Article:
"Trusting God Even When Life Hurts" is the title of the book our small
group will begin studying tonight. It's by Jerry Bridges, who has
written a number of similar books, two of which I've read and enjoyed
before. So I'm looking forward to diving into this one, and doing so
with others.

But although I know I am to head into such a study with an open mind,
I must confess I cannot help but approach with a particular world view
concerning human suffering, as follows:

* I believe it can be very easy to deal with the notion of suffering
from a "me"-ocentric viewpoint rather than a theocentric one. That is
to say, to treat Christianity solely as a salve for one's own woes,
God as the enabler of our goals and plans, and the Bible a recipe book
we can pick and choose from according to our whims. But God is clear
that while He is for us, He is ultimately for Himself, His kind and
merciful actions towards us serving His eternal and inscrutable
purposes and not our selfish and finite ones. It is human to want our
suffering to be alleviated; it is divine to trust in God's goodness
and purpose in the midst of it.

* I believe we should "let God have it" when we are in anguish. The
Psalms, in particular, contain quite earthy prayers - more correctly,
pleas - to God in the midst of fear, disappointment, and anger. That
there are so many examples of God's people pouring their raw emotion
out before Him would seem to validate that God is God enough to take
our unfiltered thoughts of our situation and of Him.

* I believe the best way to grasp God's perspective is to think of
situations in which we are in His position. Having kids has given me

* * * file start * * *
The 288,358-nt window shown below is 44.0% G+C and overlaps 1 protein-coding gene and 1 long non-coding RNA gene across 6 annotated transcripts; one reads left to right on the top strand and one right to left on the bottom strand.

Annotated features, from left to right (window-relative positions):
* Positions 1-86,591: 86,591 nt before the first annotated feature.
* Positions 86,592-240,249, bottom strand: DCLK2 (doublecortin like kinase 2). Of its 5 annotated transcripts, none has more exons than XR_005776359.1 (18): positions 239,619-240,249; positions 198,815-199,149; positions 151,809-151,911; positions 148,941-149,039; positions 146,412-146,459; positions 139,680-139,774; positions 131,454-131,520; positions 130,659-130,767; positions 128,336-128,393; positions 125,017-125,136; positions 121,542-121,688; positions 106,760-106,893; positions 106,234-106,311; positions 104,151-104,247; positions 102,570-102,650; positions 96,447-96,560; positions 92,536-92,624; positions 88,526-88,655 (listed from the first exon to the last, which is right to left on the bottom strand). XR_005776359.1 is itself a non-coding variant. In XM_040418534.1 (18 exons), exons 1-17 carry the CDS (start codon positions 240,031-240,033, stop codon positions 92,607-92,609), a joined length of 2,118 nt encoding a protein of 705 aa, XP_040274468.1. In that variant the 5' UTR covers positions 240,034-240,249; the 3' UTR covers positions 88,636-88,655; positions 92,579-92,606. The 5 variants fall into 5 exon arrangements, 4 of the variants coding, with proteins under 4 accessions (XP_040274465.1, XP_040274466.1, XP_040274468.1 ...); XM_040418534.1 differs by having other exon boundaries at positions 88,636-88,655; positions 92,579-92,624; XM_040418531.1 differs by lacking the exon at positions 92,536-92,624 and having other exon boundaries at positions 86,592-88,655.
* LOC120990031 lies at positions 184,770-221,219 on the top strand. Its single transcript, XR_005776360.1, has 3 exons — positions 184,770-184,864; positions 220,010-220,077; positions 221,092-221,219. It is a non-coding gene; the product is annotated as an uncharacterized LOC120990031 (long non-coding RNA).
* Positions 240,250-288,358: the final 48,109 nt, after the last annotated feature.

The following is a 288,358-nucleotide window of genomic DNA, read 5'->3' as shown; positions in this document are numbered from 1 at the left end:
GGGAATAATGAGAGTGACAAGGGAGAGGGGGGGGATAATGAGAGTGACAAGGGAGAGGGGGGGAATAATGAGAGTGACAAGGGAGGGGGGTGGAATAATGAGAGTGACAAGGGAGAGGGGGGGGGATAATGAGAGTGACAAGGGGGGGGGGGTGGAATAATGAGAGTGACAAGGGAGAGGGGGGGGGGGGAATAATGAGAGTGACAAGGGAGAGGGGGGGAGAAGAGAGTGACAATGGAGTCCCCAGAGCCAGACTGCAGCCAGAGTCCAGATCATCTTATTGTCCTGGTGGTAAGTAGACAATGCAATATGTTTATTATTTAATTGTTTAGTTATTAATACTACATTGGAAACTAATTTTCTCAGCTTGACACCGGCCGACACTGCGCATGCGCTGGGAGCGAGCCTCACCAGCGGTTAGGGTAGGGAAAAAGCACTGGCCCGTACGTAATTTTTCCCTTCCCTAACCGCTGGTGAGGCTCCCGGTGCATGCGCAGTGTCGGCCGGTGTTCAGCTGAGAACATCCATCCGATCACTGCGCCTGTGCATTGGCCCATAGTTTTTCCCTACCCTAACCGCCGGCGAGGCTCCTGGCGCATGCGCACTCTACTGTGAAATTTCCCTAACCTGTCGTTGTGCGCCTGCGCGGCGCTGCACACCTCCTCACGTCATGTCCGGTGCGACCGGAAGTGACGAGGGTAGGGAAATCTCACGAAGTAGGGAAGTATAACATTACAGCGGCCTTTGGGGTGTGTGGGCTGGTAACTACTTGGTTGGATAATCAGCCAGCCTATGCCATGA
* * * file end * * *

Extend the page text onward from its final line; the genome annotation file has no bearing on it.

a far greater appreciation for God's wisdom in ushering us through
seasons of difficulty and trial. On a daily basis, I do things - in
love - that, from my kids' standpoint, seem mean, short-sighted, and
uncaring. They think so because they do not have my perspective, and
they don't know as much as I do. How much more is God wiser than us,
and how much more should we then trust that the painful yank on our
arm is to keep us from a speeding car, or that the stinging substance
being rubbed into our skin is medicine that will heal our wound?

* I believe suffering increases and enhances our experience of God. Think of our view of God and His world as a ball. That ball is almost always smaller than it should be, because our faith on this side of glory is finite. Enter suffering, which comes crashing into our ball and then sits dissonantly outside it. We have two choices: deny it and hole up in our ball, or give God room to expand our ball until it includes the tragedy so that we can make some sense of it. I have, directly and through the sufferings of others, been privileged to have God expand my worldview in this way, and I am left, in no less pain, but with a larger perspective of my God and of His world.

Here's hoping God will use this walk through this book to further
clarify how it is He would have me to trust Him even when life hurts.
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